I think it’s important to mention that.

Martinez: You drive by and you see these banners up there, but how big are they? Do you have a size off the top of your head, how big they actually are?

Jones: Yeah, actually they are 96 inches by 30 inches. They’re double-sided. And then they have like a little seam, you know, for the pole to go through. But 96 inches by 30 inches.

Martinez: That’s what? Eight feet tall. That’s pretty good.

Goldman: Yeah. They’re big banners.

Jones: They’re not all that size in the different places around the city.

They have different sizes. So like, if you go downtown Fort worth, they’re a little smaller. The city ones are really big, but in Camp Bowie, that’s the size.

Goldman: There are two other elements to it. There’s certain parts of the program that excite me a lot. One is that I do a lot of nonprofit work and we got a lot of buy in from some community leaders. Like Charlie Powell (president and CEO of Ciera Bank) was super helpful and wonderful about the project. And we had help from him. The other thing is, it’s great to be able to also call attention to the organizations.

As I said, Roll Call and these other organizations that are helping veterans after their service. We really love that promotional piece of the project. And of course, for Christine and I, it’s so rewarding when we get pictures with the family standing underneath the banners with the big smiles and seeing the Facebook post of the veterans that are being honored. They get to blast out that the city’s honoring them and it’s just a feel-good project all around.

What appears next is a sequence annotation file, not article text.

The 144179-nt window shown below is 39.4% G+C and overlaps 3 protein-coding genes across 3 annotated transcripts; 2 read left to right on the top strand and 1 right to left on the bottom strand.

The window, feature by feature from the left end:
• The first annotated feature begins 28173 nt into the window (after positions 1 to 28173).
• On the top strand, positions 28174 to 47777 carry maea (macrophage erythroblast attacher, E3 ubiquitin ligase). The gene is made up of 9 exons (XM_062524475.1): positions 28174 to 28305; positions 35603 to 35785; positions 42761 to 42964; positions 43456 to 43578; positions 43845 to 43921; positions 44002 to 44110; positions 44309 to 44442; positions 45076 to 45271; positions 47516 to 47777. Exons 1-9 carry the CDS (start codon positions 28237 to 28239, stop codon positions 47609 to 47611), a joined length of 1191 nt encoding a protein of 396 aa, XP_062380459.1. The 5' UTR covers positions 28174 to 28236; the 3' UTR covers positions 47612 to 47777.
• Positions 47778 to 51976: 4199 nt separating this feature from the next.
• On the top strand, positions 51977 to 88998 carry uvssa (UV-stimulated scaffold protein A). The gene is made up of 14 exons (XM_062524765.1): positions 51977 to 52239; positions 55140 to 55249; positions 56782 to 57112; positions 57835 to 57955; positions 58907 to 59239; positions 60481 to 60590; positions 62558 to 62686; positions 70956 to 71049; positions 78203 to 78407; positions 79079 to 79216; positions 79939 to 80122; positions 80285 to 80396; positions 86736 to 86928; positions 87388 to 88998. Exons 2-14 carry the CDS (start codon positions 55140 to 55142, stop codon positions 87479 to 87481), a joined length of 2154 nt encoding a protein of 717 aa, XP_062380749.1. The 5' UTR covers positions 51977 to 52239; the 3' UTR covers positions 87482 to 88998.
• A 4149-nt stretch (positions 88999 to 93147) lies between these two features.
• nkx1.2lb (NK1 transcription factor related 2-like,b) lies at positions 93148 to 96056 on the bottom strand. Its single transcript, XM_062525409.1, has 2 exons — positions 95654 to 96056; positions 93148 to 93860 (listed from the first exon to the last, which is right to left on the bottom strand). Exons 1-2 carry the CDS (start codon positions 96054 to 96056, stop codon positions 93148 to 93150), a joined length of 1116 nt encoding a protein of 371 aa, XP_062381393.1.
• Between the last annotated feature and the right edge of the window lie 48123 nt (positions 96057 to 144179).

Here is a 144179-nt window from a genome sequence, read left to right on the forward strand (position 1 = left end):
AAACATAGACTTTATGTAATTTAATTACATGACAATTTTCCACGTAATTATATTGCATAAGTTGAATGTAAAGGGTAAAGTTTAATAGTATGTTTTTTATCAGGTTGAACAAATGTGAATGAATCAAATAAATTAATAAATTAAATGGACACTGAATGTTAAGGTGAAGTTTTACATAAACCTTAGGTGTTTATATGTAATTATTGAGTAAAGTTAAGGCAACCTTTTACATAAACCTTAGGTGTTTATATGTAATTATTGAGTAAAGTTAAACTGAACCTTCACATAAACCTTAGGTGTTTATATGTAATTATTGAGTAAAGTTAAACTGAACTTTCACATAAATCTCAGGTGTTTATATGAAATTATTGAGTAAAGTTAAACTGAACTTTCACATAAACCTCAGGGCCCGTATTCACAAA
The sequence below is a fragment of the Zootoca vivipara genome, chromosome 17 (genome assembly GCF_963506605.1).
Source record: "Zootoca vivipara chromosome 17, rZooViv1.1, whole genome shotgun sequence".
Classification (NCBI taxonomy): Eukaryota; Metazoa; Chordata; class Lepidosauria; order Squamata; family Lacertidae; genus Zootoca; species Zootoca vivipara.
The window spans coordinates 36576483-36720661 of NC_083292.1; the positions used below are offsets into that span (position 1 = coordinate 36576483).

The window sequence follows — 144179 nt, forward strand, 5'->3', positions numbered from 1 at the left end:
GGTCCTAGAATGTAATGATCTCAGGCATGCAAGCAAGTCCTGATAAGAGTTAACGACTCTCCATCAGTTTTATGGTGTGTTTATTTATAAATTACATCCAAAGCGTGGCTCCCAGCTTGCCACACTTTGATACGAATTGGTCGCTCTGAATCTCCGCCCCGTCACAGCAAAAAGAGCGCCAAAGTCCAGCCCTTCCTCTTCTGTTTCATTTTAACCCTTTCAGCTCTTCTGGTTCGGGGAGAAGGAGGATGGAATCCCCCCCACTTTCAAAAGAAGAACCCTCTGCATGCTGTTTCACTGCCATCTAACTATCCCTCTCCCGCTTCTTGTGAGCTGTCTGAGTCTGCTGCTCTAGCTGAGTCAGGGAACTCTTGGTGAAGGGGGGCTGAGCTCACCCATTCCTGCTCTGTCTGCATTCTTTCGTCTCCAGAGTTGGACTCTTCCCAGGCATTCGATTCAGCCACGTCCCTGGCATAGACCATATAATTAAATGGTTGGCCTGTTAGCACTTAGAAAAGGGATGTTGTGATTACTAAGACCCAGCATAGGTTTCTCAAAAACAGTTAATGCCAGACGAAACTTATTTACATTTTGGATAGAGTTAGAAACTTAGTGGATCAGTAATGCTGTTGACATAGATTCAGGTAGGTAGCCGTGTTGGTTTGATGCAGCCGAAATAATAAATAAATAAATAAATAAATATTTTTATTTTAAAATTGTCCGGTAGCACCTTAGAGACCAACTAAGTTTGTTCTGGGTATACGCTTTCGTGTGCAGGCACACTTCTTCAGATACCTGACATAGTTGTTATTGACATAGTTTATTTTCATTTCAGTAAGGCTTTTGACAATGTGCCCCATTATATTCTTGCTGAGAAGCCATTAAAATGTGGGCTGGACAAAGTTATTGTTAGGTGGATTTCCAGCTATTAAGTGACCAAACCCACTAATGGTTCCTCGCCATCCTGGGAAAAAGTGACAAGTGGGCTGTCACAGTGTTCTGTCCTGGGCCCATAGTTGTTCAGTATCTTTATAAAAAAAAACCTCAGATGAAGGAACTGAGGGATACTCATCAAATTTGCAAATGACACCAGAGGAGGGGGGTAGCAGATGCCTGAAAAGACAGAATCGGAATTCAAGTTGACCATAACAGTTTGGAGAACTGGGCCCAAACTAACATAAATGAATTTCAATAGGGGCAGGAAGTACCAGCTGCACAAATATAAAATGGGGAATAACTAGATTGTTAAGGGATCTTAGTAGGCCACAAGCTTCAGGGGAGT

Martinez: Well, I enjoyed meeting both of you and talking with you and learning about the program. I think it’s a really nice thing that you guys are doing. 

Goldman: If people want to participate, they can go to the Freedom Streets website, they can call the office. It’s simple. It can all be done online if they want and then just email the photographs to us. Christine, I don’t wanna speak for you, but you love the interaction with these guys. I mean, sometimes you get the family and the absolute joy that you see in the families that are able to honor these guys. It’s pretty special, isn’t it?

Jones: Yeah. That’s my favorite part of the project is when they call, I get to talk to them and then of course, then you hear all the stories. I mean, it takes time, but it’s a joy and it’s a privilege to work with these men. Truly. I love it.

Disclosure: Fort Worth Report Board member Marianne Auld is a managing partner at Kelly Hart. At the Fort Worth Report, news decisions are made independently of our board members and financial supporters. Read more about our editorial independence policy here.

Thomas R. Martinez is the managing editor of the Fort Worth Report. He’s a military veteran who served in the Army, including a tour in Operation Desert Shield/Storm during the Persian Gulf War. You can contact him via email or on Twitter.

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Thomas Ray MartinezManaging Editor

Committed to strong community journalism, Thomas R. Martinez brings more than 25 years of experience as a writer and editor, mainly in Texas and Colorado. He believes strongly in five core principles of...